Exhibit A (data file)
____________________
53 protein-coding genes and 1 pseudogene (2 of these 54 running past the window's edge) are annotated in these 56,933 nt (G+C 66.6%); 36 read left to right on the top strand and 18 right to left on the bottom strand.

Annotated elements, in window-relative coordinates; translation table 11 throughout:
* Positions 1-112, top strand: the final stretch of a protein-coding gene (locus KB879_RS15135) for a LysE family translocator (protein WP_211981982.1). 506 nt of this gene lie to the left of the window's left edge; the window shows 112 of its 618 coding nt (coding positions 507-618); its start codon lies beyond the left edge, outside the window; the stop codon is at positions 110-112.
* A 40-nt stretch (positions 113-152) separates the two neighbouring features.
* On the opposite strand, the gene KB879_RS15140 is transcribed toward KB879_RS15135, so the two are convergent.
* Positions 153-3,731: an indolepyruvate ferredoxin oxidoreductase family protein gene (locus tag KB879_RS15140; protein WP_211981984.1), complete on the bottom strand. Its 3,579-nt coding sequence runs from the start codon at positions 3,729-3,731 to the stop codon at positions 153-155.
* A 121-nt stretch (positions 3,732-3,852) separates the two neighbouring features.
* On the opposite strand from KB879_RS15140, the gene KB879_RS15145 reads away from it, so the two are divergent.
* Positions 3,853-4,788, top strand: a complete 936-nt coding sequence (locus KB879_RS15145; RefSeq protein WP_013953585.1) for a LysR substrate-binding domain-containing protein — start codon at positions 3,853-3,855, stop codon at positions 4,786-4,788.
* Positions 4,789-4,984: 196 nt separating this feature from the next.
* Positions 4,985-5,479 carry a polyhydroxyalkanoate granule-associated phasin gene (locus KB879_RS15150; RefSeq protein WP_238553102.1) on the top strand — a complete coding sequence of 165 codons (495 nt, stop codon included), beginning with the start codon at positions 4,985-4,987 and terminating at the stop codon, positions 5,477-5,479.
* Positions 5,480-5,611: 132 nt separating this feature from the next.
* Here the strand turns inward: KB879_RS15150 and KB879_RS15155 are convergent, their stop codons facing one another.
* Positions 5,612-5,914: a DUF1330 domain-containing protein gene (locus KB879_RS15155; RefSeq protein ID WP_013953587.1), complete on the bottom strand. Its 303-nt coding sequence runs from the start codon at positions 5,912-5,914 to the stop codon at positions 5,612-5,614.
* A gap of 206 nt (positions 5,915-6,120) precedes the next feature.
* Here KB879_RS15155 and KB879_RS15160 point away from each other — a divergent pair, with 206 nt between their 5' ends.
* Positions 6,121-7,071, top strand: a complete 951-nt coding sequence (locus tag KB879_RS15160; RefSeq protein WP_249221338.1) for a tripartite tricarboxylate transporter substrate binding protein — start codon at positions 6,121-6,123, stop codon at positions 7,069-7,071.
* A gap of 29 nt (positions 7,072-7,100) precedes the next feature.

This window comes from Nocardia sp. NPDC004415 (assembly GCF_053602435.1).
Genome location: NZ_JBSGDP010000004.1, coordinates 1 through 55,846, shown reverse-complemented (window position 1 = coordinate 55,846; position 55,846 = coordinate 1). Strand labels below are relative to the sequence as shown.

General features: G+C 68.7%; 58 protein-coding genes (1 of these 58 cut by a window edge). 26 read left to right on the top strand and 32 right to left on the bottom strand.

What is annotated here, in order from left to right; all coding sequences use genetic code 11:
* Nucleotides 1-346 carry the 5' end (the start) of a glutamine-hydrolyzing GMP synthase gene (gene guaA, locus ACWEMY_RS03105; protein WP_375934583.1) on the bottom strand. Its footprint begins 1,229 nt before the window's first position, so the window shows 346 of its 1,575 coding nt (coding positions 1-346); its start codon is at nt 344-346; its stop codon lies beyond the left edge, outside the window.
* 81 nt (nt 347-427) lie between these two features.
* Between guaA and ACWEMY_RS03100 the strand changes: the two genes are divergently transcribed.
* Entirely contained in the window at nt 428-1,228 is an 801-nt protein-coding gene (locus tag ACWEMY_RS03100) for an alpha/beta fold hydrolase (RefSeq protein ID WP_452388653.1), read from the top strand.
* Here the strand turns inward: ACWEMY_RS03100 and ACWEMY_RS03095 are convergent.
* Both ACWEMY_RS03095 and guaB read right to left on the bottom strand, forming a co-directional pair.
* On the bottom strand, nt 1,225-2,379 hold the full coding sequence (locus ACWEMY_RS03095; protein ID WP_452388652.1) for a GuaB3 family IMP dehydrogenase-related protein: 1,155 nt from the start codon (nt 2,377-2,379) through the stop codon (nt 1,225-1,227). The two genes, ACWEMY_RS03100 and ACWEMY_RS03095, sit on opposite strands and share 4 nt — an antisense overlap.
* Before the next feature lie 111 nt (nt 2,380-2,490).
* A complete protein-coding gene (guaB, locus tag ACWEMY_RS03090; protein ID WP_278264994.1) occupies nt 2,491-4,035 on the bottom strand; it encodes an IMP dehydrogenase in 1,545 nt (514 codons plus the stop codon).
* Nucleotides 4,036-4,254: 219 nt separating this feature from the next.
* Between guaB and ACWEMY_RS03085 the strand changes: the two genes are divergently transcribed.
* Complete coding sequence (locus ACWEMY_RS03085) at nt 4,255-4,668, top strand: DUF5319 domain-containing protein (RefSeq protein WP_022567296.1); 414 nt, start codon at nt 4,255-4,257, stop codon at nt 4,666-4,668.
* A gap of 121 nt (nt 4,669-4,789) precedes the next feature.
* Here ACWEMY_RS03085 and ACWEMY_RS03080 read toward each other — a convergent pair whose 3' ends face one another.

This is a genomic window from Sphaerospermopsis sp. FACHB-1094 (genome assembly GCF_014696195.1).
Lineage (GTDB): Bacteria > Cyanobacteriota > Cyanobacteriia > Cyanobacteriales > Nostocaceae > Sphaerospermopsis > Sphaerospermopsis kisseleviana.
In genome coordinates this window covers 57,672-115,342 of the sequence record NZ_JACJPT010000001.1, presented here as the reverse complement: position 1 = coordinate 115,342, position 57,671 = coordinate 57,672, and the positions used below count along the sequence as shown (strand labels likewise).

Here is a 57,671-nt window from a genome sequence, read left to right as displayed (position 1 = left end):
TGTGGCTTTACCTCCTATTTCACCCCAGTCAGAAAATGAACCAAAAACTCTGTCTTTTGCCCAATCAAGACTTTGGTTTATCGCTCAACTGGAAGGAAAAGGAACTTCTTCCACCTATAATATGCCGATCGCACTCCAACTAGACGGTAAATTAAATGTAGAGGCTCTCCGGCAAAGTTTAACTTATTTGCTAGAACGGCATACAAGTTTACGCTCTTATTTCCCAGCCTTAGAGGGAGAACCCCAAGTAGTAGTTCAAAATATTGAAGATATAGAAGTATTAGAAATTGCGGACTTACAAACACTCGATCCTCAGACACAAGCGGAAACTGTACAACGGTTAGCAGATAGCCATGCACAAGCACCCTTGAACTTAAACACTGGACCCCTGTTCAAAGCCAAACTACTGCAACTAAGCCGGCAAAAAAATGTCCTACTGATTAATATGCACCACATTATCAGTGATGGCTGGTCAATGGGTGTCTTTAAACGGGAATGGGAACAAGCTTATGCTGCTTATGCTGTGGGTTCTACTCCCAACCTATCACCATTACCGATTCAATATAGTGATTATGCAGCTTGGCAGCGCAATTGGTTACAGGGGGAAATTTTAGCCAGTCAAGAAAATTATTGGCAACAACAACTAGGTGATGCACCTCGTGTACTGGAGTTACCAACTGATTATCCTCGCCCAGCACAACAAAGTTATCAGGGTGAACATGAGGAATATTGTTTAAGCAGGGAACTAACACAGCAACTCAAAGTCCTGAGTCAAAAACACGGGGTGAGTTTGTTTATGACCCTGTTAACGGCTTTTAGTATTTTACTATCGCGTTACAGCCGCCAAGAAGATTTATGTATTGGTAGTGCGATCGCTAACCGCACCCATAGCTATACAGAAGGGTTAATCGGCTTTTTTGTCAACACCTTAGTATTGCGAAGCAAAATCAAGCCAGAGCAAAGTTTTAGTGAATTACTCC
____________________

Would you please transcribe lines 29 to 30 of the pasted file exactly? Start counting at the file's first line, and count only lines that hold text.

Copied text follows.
* On the bottom strand, nt 1,225-2,379 hold the full coding sequence (locus ACWEMY_RS03095; protein ID WP_452388652.1) for a GuaB3 family IMP dehydrogenase-related protein: 1,155 nt from the start codon (nt 2,377-2,379) through the stop codon (nt 1,225-1,227). The two genes, ACWEMY_RS03100 and ACWEMY_RS03095, sit on opposite strands and share 4 nt — an antisense overlap.
* Before the next feature lie 111 nt (nt 2,380-2,490).